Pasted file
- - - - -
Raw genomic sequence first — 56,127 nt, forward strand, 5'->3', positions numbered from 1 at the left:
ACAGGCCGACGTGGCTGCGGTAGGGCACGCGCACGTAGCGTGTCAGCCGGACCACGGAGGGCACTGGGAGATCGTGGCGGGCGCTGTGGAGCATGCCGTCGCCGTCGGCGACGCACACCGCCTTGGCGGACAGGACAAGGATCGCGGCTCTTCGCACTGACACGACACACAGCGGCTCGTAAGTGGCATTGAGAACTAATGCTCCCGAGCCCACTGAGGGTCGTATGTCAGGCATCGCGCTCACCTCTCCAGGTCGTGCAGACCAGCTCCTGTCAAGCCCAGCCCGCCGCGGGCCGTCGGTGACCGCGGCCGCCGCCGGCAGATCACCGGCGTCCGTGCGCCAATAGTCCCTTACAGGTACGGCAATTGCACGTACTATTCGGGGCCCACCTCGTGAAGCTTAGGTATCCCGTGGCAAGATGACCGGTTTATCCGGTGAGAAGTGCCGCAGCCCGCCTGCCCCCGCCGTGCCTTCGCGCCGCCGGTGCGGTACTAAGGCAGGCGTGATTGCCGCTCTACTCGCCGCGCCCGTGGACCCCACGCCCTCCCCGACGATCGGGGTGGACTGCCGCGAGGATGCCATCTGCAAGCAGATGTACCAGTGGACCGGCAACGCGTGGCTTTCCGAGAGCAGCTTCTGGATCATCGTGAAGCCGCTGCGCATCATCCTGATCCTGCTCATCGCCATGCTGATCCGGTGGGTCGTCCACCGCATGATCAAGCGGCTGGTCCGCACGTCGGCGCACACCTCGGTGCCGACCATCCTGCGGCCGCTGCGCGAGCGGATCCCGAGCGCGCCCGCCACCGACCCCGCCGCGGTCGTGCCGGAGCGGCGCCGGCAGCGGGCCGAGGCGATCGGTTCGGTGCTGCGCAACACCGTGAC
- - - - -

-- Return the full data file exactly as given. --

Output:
Raw genomic sequence first — 56,127 nt, forward strand, 5'->3', positions numbered from 1 at the left:
ACAGGCCGACGTGGCTGCGGTAGGGCACGCGCACGTAGCGTGTCAGCCGGACCACGGAGGGCACTGGGAGATCGTGGCGGGCGCTGTGGAGCATGCCGTCGCCGTCGGCGACGCACACCGCCTTGGCGGACAGGACAAGGATCGCGGCTCTTCGCACTGACACGACACACAGCGGCTCGTAAGTGGCATTGAGAACTAATGCTCCCGAGCCCACTGAGGGTCGTATGTCAGGCATCGCGCTCACCTCTCCAGGTCGTGCAGACCAGCTCCTGTCAAGCCCAGCCCGCCGCGGGCCGTCGGTGACCGCGGCCGCCGCCGGCAGATCACCGGCGTCCGTGCGCCAATAGTCCCTTACAGGTACGGCAATTGCACGTACTATTCGGGGCCCACCTCGTGAAGCTTAGGTATCCCGTGGCAAGATGACCGGTTTATCCGGTGAGAAGTGCCGCAGCCCGCCTGCCCCCGCCGTGCCTTCGCGCCGCCGGTGCGGTACTAAGGCAGGCGTGATTGCCGCTCTACTCGCCGCGCCCGTGGACCCCACGCCCTCCCCGACGATCGGGGTGGACTGCCGCGAGGATGCCATCTGCAAGCAGATGTACCAGTGGACCGGCAACGCGTGGCTTTCCGAGAGCAGCTTCTGGATCATCGTGAAGCCGCTGCGCATCATCCTGATCCTGCTCATCGCCATGCTGATCCGGTGGGTCGTCCACCGCATGATCAAGCGGCTGGTCCGCACGTCGGCGCACACCTCGGTGCCGACCATCCTGCGGCCGCTGCGCGAGCGGATCCCGAGCGCGCCCGCCACCGACCCCGCCGCGGTCGTGCCGGAGCGGCGCCGGCAGCGGGCCGAGGCGATCGGTTCGGTGCTGCGCAACACCGTGAC